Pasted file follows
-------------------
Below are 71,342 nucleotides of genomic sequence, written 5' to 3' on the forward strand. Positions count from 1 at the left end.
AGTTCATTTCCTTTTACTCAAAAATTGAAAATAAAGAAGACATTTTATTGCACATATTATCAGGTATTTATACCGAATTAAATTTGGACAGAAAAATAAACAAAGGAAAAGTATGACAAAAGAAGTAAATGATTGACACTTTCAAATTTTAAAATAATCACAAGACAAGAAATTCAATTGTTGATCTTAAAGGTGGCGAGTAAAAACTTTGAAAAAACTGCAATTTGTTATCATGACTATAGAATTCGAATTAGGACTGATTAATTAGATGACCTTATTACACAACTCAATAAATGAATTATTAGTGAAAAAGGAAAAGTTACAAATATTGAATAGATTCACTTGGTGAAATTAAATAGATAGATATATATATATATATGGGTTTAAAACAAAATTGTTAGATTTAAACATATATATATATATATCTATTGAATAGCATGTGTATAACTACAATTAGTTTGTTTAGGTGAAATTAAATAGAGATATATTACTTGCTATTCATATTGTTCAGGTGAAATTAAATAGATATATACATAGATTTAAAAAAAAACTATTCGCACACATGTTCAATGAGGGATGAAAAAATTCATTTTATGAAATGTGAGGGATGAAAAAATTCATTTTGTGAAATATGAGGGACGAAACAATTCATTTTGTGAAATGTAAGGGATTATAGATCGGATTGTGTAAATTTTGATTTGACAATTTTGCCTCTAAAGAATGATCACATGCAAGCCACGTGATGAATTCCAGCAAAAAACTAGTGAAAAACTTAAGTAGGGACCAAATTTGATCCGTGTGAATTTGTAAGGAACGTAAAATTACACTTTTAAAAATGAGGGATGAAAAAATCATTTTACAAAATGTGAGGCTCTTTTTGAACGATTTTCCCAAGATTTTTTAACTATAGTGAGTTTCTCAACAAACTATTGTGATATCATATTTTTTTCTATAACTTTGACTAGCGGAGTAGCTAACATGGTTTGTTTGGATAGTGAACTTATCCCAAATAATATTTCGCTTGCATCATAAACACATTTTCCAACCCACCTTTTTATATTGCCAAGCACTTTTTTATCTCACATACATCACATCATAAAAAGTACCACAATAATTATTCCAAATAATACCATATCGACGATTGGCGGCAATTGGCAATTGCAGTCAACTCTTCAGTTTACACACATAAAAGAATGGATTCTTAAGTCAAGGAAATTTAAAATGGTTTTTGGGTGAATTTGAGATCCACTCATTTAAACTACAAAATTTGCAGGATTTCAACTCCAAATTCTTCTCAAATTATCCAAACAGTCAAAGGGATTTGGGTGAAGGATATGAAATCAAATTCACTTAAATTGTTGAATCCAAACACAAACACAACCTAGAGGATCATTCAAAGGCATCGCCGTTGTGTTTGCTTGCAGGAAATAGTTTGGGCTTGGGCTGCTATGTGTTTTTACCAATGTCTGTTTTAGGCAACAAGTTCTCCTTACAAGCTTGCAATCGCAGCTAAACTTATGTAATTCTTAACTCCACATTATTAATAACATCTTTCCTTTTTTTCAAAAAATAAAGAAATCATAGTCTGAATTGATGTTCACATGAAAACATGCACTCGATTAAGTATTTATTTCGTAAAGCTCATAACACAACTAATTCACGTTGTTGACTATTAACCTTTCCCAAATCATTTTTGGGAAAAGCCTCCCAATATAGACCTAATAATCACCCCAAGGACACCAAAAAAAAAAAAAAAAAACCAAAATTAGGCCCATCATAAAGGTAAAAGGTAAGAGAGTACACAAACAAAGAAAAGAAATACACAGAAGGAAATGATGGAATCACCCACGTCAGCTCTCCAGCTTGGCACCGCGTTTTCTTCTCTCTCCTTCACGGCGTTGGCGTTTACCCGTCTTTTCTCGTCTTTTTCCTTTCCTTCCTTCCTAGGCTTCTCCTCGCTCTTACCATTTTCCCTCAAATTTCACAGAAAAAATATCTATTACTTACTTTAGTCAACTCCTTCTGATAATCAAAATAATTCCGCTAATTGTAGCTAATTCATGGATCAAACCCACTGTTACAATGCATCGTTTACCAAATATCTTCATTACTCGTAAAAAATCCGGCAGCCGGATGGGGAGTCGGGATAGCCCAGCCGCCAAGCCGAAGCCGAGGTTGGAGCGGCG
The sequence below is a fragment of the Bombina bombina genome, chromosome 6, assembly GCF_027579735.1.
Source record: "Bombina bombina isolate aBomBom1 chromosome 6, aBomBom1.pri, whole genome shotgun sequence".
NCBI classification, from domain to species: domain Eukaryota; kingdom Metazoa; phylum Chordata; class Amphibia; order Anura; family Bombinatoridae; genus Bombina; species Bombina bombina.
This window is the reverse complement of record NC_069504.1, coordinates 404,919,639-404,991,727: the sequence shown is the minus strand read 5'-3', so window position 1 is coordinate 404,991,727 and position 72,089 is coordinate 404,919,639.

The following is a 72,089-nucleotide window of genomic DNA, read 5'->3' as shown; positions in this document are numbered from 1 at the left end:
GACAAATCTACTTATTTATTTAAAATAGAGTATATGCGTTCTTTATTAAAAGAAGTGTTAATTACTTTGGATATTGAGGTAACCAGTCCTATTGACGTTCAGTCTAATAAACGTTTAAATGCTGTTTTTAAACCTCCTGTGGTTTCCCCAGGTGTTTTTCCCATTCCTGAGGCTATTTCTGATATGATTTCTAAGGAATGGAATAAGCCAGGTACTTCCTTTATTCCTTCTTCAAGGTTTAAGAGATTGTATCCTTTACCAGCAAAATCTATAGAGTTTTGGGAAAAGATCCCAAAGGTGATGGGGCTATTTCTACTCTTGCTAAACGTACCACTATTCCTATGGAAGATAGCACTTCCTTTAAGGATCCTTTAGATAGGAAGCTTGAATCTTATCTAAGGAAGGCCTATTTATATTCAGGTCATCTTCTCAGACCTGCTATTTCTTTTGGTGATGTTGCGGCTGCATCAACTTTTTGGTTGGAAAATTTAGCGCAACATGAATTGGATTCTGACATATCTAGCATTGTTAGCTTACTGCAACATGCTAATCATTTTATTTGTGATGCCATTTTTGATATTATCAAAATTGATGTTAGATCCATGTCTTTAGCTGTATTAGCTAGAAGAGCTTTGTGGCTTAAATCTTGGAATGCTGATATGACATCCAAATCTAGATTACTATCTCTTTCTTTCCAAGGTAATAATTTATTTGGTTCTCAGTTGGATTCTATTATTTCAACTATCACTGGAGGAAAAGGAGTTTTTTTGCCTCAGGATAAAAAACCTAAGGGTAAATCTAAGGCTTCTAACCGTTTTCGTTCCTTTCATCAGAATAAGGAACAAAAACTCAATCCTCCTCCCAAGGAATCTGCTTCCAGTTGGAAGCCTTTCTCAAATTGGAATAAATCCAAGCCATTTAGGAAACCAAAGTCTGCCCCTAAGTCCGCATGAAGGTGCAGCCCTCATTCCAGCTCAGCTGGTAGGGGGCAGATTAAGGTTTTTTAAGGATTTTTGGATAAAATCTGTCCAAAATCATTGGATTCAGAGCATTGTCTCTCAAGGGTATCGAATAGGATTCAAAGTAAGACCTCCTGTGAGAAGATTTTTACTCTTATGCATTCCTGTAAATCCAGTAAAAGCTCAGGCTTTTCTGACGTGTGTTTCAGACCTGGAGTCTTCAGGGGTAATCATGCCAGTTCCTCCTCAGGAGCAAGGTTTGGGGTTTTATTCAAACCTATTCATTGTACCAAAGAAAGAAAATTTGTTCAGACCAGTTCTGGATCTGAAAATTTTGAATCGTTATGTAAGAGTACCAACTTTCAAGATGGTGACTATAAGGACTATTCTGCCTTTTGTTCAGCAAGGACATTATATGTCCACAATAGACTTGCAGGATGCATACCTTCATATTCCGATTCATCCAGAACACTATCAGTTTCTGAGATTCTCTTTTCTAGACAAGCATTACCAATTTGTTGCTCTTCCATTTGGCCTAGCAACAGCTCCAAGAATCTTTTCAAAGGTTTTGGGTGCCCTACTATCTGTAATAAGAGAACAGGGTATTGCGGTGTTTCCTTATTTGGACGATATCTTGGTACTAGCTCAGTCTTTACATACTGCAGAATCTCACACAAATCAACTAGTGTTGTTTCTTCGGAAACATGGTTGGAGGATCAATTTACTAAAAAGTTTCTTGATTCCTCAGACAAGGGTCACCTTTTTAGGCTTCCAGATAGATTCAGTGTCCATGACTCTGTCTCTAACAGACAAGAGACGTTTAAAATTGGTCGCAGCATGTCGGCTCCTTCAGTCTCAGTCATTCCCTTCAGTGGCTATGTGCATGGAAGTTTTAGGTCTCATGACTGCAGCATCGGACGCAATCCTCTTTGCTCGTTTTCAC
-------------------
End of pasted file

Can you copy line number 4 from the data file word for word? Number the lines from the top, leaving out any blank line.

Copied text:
Source record: "Bombina bombina isolate aBomBom1 chromosome 6, aBomBom1.pri, whole genome shotgun sequence".